Other theoretical compromise scenarios that might make as much or even more sense: a subsidiarity style Europe of powerful regions, a federal UK in the EU etc will never happen in my lifetime. We now only have a practical choice of devolved Scotland in Brexit UK or Indy Scotland in EU.

    EU admissions criteria state that candidate demonstrate adherence to the aims of monetary and economic union, and everyone in the EU but not the Eurozone is obliged to join the Eurozone when they meet the criteria, bar Denmark and the UK IIRC. To be honest, if Scotland joined the EU as a member state I would probably want us using the Euro if possible.
    Technically you're correct, but for EU accession, it's couched in woolly terms of aspiration and practically there's no way to make a country join the Euro if it doesn't want to (Sweden has been theoretically committed to join the Euro for over 20 years). If it does want to, then strict convergence criteria apply (although lots of them were waived for the original founding members which stored up trouble).

  13. #2232
    @hibs.net private member snooky's Avatar
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    https://weegingerdug.wordpress.com/2...pt-looks-like/

    Even wee dugs ken what's goin' on.

  14. #2233
    Quite a nat-friendly front page from the Vowmeisters ...


  15. #2234
    Coaching Staff One Day Soon's Avatar
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    Quote Originally Posted by snooky View Post
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    https://weegingerdug.wordpress.com/2...pt-looks-like/

    Even wee dugs ken what's goin' on.

    Wee dugs are the antithesis of kennin' what's goin' on - especially ginger wans.

  16. #2235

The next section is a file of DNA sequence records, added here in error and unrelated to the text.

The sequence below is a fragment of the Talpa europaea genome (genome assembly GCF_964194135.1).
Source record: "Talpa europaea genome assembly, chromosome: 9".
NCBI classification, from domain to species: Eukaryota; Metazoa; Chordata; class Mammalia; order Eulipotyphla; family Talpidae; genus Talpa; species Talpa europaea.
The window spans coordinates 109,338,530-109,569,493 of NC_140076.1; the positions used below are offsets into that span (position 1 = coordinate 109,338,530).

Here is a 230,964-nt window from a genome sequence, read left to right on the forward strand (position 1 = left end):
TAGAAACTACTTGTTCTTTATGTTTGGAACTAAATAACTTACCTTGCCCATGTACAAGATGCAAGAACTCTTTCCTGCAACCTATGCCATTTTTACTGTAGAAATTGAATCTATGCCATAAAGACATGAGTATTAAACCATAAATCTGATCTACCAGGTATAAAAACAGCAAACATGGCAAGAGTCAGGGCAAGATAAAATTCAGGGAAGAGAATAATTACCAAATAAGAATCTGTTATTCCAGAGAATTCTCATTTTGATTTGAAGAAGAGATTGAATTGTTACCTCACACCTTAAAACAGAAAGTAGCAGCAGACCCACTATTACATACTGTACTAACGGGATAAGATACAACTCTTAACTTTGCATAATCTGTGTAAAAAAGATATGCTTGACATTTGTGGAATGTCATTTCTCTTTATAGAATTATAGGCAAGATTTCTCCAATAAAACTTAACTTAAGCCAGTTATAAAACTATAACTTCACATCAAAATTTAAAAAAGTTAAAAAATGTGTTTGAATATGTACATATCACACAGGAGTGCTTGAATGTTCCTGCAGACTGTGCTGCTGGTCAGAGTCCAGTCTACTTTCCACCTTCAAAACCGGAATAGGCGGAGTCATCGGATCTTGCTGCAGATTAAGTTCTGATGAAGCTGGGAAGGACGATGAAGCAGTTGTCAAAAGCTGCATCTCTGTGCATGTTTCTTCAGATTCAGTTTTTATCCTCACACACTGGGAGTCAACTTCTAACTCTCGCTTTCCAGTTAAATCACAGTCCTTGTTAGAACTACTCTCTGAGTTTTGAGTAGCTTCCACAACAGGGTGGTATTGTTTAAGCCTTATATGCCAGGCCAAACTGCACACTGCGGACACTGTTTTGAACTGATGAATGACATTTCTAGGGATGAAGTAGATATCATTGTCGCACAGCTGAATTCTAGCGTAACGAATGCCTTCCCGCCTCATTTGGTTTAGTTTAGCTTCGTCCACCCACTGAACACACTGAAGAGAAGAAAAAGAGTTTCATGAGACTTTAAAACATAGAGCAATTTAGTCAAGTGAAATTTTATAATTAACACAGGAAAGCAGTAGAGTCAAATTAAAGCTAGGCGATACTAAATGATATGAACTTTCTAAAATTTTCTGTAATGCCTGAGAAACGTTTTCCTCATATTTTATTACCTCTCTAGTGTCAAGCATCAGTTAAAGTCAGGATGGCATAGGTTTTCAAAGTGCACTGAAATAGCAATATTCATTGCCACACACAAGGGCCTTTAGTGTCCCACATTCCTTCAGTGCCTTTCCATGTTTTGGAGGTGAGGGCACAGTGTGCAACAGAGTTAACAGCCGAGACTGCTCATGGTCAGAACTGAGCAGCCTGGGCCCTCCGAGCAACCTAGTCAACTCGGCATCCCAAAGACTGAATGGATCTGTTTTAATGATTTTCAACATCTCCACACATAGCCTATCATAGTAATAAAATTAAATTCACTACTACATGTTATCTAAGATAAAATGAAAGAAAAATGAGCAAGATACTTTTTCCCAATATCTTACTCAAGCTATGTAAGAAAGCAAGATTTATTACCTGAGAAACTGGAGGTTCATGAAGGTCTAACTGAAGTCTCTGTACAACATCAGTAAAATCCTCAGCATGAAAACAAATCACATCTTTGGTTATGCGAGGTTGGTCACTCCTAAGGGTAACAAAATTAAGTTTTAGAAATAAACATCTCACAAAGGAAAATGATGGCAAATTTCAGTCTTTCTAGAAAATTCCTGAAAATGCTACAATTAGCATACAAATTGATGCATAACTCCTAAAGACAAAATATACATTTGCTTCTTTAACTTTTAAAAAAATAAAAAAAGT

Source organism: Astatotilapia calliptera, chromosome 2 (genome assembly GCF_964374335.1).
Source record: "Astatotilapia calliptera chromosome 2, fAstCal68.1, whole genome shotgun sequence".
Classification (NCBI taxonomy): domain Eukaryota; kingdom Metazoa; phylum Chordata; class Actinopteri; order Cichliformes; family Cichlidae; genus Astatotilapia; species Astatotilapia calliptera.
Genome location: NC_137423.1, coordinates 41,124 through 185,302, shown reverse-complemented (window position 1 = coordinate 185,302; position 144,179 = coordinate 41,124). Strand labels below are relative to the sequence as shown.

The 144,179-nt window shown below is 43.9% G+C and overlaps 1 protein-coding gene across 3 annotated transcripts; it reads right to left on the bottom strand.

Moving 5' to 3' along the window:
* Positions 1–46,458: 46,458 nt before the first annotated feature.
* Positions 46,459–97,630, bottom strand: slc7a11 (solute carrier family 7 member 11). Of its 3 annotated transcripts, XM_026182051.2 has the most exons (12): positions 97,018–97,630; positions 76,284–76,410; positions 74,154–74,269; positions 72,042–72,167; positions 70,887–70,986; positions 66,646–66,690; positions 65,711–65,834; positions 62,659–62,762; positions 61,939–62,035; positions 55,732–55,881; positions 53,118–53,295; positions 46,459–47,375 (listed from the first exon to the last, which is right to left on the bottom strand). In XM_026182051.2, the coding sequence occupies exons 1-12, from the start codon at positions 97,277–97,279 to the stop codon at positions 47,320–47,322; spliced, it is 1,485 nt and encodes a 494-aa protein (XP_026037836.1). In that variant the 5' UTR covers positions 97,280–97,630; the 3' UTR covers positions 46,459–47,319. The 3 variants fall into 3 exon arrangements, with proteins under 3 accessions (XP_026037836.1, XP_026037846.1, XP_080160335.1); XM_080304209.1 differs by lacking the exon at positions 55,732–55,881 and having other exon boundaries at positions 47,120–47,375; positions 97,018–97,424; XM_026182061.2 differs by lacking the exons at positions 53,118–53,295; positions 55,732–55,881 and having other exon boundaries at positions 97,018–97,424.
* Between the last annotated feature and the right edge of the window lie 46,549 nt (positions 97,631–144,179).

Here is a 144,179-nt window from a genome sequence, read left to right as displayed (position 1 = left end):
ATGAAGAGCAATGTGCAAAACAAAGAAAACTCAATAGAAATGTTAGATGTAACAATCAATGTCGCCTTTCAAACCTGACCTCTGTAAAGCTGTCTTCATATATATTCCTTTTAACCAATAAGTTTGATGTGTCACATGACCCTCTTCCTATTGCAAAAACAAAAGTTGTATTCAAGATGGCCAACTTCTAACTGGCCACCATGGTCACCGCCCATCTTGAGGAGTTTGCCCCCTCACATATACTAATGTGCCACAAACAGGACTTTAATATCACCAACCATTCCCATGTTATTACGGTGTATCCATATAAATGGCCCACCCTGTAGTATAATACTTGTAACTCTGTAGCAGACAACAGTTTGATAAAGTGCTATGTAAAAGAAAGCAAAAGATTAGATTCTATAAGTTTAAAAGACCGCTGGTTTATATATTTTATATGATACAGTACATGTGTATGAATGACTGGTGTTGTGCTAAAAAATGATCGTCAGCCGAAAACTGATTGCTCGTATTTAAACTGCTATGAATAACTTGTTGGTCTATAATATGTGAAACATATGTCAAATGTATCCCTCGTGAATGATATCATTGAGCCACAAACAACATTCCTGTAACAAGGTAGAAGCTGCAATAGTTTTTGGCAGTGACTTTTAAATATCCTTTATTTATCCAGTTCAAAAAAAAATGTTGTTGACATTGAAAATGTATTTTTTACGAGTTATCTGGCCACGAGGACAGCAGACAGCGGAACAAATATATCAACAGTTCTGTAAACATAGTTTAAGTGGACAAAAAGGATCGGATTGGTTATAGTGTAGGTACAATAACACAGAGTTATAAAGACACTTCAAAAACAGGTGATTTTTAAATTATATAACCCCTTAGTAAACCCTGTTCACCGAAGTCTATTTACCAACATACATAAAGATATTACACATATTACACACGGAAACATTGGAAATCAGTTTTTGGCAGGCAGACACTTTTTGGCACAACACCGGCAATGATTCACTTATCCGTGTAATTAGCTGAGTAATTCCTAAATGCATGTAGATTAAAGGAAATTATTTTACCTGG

@hibs.net private member snooky's Avatar
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    Quote Originally Posted by One Day Soon View Post
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    Wee dugs are the antithesis of kennin' what's goin' on - especially ginger wans.
    We all get accused of barking up the wrong tree, I suppose.
    Each to his own.

  17. #2236
    @hibs.net private member snooky's Avatar
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    Quote Originally Posted by JeMeSouviens View Post
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    Quite a nat-friendly front page from the Vowmeisters ...

    That worries me, TBH. Just the fact that it can be interpreted as nat-friendly.
    Keeping friends close & enemies closer?

  18. #2237
    Pun Lovin' Criminal Northernhibee's Avatar
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    Quote Originally Posted by Mibbes Aye View Post
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    Am I picking you up right - you're saying Labour supporteres and SNP supporters dislike each other in equal measures? I'm sure that's true in a lot of cases but the point I'm making is one value base is derived from differentiation and accusations of oppression and the other value base is more rooted in internationalism. Having said that, clearly a lot of Labour voters voted for Brexit and not every SNP supporter wants to blame the English for everything
    Actually, there was only 1% of difference between the share of Brexit vote within Labour and the SNP. 37% to 36%.


    Do you think your security can keep you in purity, you will not shake us off above or below. Scottish friction, Scottish fiction

  19. #2238
    @hibs.net private member Golden Fleece's Avatar
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    Latest debate happening just now. Amendment to the Lords amendment on parliament vote being decided. Whether Parliament should have a meaningful vote on the final 'deal or no deal'

    and it is Ayes 303 - noes 319

    the noes Have it

    majority of 16 in favour of NOT giving Parliament a meaningful vote!!!!

    We're all doomed I tell ye
    #Persevered
    Scotland can be a beacon, within these islands and beyond, for a socially just and sustainable society. Whilst there are many priorities which will require independence, there is also much that can and must be done now by the Scottish Parliament and the Scottish Government.

  20. #2239
    @hibs.net private member ronaldo7's Avatar
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    Quote Originally Posted by Golden Fleece View Post
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    Latest debate happening just now. Amendment to the Lords amendment on parliament vote being decided. Whether Parliament should have a meaningful vote on the final 'deal or no deal'

    and it is Ayes 303 - noes 319

    the noes Have it

    majority of 16 in favour of NOT giving Parliament a meaningful vote!!!!

    We're all doomed I tell ye
    Labour MP's voted with the Tories, or abstained again?


    SCOTLAND CAN.

  21. #2240